REDWOOD CITY, CA (January 24, 2017) —The recently-passed Tax Cuts and Jobs Act will have sweeping implications for corporations across the U.S., most notably in the form of a reduced corporate tax rate. One of the biggest changes, however, will be the loss of nearly $92 billion in aggregate across the Russell 3000 in tax-deductible executive compensation, according to a new report from Equilar, featuring commentary from Fidelity Stock Plan Services.
Equilar examined executive compensation data from SEC filings for the Russell 3000 index over the last three fiscal years to gather a sense of how much compensation corporate America was able to deduct in recent years under the 162(m) provision—and how much they will be giving up now that it’s gone. Across the index, that totaled $92 billion, and would have included an addition $13 billion if CFOs had been included under 162(m).
On a per-company basis, the value of deductible compensation widely varied based on size. Because larger companies are more likely to offer performance-based equity awards to their executives (and those awards are likely to be larger given higher-valued shares), total deductible pay increased in direct proportion to market cap by a considerable margin.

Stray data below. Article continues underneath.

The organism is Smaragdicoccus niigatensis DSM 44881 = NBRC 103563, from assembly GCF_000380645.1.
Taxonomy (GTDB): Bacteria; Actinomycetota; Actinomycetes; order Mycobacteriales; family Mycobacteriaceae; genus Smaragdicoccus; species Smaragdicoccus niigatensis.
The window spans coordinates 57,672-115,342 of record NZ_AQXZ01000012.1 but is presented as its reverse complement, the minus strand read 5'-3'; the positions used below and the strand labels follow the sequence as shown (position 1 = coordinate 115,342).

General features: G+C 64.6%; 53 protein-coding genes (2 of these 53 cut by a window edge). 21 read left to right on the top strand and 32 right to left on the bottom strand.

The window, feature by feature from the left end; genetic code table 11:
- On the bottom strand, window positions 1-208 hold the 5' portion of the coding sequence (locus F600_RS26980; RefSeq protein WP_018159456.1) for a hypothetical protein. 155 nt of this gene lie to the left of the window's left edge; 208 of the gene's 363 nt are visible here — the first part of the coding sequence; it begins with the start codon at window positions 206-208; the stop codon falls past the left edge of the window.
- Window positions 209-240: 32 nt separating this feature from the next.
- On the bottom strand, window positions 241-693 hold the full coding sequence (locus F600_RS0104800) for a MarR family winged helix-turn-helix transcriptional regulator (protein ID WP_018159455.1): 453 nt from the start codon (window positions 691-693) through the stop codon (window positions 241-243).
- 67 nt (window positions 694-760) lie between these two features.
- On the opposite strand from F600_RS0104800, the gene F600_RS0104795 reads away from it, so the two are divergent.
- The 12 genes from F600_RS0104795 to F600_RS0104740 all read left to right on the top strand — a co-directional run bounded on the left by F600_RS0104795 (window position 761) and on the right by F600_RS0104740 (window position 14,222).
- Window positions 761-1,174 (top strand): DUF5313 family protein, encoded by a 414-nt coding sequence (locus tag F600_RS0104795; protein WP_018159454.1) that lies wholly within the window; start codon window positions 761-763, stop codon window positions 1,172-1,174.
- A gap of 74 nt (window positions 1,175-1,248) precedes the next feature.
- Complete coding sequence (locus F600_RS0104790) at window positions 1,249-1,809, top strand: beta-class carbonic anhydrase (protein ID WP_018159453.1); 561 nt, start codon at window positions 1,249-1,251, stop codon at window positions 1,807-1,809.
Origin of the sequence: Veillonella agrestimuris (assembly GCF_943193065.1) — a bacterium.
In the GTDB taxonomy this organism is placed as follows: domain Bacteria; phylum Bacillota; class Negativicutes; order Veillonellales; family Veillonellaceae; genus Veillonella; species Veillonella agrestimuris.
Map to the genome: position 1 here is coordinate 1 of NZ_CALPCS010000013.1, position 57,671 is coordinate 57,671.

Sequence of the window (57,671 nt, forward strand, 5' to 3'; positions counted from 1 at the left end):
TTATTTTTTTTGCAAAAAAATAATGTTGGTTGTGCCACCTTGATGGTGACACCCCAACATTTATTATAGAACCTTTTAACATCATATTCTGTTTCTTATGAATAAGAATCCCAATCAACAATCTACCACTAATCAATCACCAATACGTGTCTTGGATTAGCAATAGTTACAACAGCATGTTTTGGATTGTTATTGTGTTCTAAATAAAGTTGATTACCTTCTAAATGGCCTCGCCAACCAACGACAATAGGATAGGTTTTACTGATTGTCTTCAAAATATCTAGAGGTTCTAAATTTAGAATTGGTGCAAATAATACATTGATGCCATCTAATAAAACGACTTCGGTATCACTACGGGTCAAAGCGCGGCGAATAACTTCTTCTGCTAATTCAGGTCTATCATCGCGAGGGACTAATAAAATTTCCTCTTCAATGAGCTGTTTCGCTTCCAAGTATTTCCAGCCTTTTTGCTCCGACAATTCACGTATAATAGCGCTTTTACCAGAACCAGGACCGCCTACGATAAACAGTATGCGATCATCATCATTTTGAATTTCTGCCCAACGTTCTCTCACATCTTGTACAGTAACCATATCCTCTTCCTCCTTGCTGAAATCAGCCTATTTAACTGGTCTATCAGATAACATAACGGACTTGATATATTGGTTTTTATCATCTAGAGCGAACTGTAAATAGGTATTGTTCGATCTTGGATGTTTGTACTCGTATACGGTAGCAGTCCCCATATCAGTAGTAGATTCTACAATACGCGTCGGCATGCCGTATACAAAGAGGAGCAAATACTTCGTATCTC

Even though these numbers are eye-popping, and account for a considerable reduction in tax deductions, don’t expect to see performance-based compensation going anywhere any time soon.
“Proxy advisory firms and investors are likely to maintain pressure on boards to allocate an appreciable mix to performance-based incentive pay,” said Matthew Goforth, Senior Governance Advisor at Equilar and author of the report. “The phenomenon that accelerated in the wake of Dodd-Frank and Say on Pay is not likely to reverse itself anytime soon.”
“Pay for performance continues to be an important issue for plan sponsors and institutional shareholders, so the loss of deductibility for performance-based compensation is unlikely to trigger dramatic changes,” added Emily Cervino, Vice President, Fidelity Stock Plan Services. “Executive compensation is rarely designed from a singular focus of maximizing corporate tax deductions, and the reduction of corporate tax rates to 21% materially changes the overall tax situation for companies.”
About the Report
Certain assumptions were made to arrive at an estimate of such tax deductions. Non-equity incentive plan compensation (cash awards typically paid as annual bonuses) was added to the dollar value realized upon the exercise of stock options and vesting of restricted stock awards and aggregated for the three most recently reported fiscal years. Time-vesting restricted stock awards or units were assumed to be granted from a 162(m) eligible share pool, meaning that despite their lack of performance links, companies were still able to deduct vested shares over the 162(m) cap.
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